The Yew Hedge at Ayscoughfee Hall and Gardens is out of this world. It’s one of those idiosyncratic creations, part designed, part serendipitous – the result of 300 years of extensive cultivation and periodic neglect.
I’m here for the launch of COMPASS, Beacon Art Project’s latest outing: a series of coach excursions throughout October around contemporary art works sited in three of Lincolnshire’s historic buildings. There are four main commissions by Jordan Baseman, Amanda Coogan, Jem Finer and Bethan Huws.
Ayscoughfee Hall is the final venue of a day-long journey and the estate’s head gardener, Dan Cooper, is attracting admiring comments from Bethan Huws: “The hedge is his work and he’s done it so beautifully,” she says.
Huws accidentally met Cooper on a site visit. It was her conversation with him that led her to create a self-effacing audio installation (using a British Library recording of bird song) that aims to focus the audience’s attention on the monumental ancient hedge.
The hedge forms a walled-garden, creating a readymade stage for all activities and encounters. Violin sounds emanate from a lone robed performer who ritualistically proceeds back and forth under an avenue of trees. A young woman speaking in a muffled voice into a recording device wanders over and stops in front of us. We’ve already witnessed this slightly odd behaviour by the drinks table that she was manning when our coach trip arrived.
Also at Ayscoughfee is Jordan Baseman’s carefully crafted film based on interviews and sessions with a local paranormal investigator. It references film history of spiritualism and conjures up his own interpretation of the interviewee. As he tells the receptive coach-tour audience, “when you don’t show the person, you can make them say what you want them to say”.
Amanda Coogan has mentored seven emerging performance artists to develop work in response to Ayscoughfee and its collection of farm workers’ clothing and tools. It is one of these artists, Amelia Beavis-Harrison, who has been serenading us by violin, a reference to ancient trade laws and smuggling. The eccentric museum employee is another artist, Laura Mahoney.
COMPASS curator John Plowman describes his curatorial approach as a creative process based on conversations; a natural synergy between each context and the artists’ research interests. It’s a bit like matchmaking.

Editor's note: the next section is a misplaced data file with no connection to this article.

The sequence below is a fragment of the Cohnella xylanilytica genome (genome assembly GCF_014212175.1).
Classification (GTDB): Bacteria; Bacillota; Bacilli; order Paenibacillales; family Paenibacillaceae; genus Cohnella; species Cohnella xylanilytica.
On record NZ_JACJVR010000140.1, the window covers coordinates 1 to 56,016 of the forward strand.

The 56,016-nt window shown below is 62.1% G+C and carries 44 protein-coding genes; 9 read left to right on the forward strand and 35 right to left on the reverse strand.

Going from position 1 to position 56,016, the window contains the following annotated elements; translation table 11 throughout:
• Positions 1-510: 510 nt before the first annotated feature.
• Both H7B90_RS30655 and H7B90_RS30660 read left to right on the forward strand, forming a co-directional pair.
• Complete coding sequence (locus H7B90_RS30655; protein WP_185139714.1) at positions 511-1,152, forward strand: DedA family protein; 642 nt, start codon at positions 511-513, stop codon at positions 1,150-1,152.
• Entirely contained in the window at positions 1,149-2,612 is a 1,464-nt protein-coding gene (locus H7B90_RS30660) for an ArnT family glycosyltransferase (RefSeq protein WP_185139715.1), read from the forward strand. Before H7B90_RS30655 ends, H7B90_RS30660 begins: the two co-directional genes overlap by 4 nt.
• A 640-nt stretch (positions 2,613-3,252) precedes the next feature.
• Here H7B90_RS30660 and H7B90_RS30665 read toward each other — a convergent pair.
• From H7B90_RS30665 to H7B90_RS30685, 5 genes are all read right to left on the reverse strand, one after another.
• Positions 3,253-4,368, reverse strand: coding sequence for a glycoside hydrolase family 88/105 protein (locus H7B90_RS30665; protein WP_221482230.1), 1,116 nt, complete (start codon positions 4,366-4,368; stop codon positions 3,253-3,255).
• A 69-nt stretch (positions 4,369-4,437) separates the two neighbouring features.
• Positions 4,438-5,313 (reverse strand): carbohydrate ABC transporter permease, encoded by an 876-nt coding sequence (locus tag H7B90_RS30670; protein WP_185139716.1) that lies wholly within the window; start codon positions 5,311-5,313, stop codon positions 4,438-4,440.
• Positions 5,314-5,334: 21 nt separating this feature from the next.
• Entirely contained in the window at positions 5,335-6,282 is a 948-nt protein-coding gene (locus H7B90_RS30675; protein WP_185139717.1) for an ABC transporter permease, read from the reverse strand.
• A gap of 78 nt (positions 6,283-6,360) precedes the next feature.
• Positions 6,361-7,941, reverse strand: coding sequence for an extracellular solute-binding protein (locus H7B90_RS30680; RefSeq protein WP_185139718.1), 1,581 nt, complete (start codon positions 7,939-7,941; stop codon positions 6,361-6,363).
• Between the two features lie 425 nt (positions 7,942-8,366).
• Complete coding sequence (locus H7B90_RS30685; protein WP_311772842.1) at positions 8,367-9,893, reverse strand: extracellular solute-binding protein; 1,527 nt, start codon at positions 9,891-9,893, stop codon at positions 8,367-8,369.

“Lincolnshire is full of agriculture and I’m fascinated by the cyclical nature of it. In Amanda Coogan’s work there is this idea of the durational – the idea of work, of labour.”
Beacon Art Project is directed by Plowman and Nicola Streeten. Since its inception in 2004, the once-a-year programme of new commissions has moved from taking place in derelict and disused rural buildings such as manor houses and farms, to legitimate heritage sites.
This year’s sites also include Woolsthorpe Manor, the birthplace of Sir Isaac Newton, where Jem Finer will send you into outer space in a retro pop-top caravan (a co-commission with Tatton Park Biennial) and in the Manor’s kitchen, Huws’ presents a series of notes on Duchamp’s use of idioms in his 1947 piece, The Juggler of Gravity.
Huws’ main commission is at Grimthorpe Castle, a private aristocratic home where her large-scale letters, framed within alcoves, spell out the elusive statement, ‘Where is Duchamp? He is in the Library’ – a reference to notions of ancestry and classification.
Beacon are known for projects that are based around coach excursions, taking the audience to challenging contemporary art sited in non-gallery locations. Plowman explains: “The whole premise of Beacon is moving from London to a rural context, asking ourselves the question, ’How can we present contemporary art in the rural context?’”
The move from abandoned to cared-for sites has been a natural process based on Beacon having now established itself in the region: “The earlier Beacon projects were based on an urban model, to find abandoned sites and develop projects in them,” says Plowman.
Beacon’s core ethos is that the artist’s intention is never compromised and they work with site owners and partners who share this vision. “It’s the relationships with people. It’s all part of the process,” says Plowman. “We look at things holistically. We see the whole thing as a collaboration between Beacon, the artist, the institution, the site and audience.”
COMPASS continues to 28 October. beaconartproject.org